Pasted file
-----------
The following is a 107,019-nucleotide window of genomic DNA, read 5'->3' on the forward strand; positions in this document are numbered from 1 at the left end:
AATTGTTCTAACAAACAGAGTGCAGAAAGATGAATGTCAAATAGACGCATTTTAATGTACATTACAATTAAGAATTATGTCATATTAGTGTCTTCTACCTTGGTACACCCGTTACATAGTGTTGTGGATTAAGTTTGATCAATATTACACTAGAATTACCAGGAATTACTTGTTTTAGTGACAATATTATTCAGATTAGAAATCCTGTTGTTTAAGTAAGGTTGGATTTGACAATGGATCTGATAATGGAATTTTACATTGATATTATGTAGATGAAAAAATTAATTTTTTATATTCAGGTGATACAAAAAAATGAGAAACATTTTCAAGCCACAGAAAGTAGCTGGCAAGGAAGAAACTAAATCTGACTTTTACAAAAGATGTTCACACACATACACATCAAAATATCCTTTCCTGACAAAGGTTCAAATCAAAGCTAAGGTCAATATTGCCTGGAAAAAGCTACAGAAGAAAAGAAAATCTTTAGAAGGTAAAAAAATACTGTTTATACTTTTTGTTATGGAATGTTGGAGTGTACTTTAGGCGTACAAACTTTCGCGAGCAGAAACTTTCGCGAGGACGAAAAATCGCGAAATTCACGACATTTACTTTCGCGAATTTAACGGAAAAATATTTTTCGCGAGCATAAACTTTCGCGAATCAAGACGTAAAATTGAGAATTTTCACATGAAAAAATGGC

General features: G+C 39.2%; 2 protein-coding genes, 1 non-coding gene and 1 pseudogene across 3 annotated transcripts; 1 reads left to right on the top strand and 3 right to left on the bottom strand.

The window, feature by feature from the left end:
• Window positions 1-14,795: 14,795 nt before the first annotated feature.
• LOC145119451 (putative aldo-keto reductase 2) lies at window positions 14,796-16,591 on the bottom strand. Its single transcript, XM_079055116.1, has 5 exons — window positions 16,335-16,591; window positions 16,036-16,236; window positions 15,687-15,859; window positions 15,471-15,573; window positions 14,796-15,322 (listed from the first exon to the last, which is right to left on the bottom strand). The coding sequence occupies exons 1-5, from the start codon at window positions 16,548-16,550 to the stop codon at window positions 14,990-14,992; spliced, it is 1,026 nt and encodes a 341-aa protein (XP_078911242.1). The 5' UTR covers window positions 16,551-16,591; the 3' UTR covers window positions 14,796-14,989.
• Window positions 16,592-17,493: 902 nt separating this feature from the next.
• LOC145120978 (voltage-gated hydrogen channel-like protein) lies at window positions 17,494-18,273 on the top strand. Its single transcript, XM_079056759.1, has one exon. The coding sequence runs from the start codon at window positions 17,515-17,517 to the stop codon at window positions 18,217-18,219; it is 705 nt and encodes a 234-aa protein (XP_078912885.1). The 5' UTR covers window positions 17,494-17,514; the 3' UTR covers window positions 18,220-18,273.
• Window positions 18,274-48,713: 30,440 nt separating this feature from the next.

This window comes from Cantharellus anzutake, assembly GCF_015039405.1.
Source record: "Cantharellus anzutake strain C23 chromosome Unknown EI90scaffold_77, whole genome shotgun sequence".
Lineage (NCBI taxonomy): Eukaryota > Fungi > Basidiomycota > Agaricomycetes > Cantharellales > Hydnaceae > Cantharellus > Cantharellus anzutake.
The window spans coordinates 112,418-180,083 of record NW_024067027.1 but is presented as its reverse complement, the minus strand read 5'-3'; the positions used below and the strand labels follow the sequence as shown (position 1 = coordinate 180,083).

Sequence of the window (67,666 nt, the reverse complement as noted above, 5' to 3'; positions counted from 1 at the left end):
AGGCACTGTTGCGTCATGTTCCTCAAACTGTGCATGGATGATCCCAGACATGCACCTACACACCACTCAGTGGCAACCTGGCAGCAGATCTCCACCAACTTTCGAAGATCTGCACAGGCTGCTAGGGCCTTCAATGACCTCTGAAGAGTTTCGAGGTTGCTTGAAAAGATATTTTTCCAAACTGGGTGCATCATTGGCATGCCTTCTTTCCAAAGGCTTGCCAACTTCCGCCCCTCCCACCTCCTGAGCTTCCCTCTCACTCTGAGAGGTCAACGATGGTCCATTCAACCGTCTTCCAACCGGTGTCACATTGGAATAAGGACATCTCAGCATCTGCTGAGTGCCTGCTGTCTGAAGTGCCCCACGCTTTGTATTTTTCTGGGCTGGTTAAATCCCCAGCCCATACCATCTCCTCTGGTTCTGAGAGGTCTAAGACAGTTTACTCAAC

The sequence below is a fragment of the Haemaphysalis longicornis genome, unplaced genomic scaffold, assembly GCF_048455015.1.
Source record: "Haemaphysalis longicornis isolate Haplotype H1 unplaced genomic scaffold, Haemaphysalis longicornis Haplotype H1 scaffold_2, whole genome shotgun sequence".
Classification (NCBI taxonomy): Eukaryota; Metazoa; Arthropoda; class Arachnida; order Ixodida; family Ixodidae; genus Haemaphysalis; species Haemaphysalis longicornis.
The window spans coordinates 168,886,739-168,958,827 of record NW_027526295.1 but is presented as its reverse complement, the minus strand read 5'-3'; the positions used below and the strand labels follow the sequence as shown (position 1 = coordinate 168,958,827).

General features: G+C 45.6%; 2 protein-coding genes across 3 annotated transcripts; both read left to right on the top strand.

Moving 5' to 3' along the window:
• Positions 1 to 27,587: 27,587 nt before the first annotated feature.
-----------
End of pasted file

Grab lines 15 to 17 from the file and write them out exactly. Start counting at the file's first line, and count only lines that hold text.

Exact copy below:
AGGCACTGTTGCGTCATGTTCCTCAAACTGTGCATGGATGATCCCAGACATGCACCTACACACCACTCAGTGGCAACCTGGCAGCAGATCTCCACCAACTTTCGAAGATCTGCACAGGCTGCTAGGGCCTTCAATGACCTCTGAAGAGTTTCGAGGTTGCTTGAAAAGATATTTTTCCAAACTGGGTGCATCATTGGCATGCCTTCTTTCCAAAGGCTTGCCAACTTCCGCCCCTCCCACCTCCTGAGCTTCCCTCTCACTCTGAGAGGTCAACGATGGTCCATTCAACCGTCTTCCAACCGGTGTCACATTGGAATAAGGACATCTCAGCATCTGCTGAGTGCCTGCTGTCTGAAGTGCCCCACGCTTTGTATTTTTCTGGGCTGGTTAAATCCCCAGCCCATACCATCTCCTCTGGTTCTGAGAGGTCTAAGACAGTTTACTCAAC

The sequence below is a fragment of the Haemaphysalis longicornis genome, unplaced genomic scaffold, assembly GCF_048455015.1.
Source record: "Haemaphysalis longicornis isolate Haplotype H1 unplaced genomic scaffold, Haemaphysalis longicornis Haplotype H1 scaffold_2, whole genome shotgun sequence".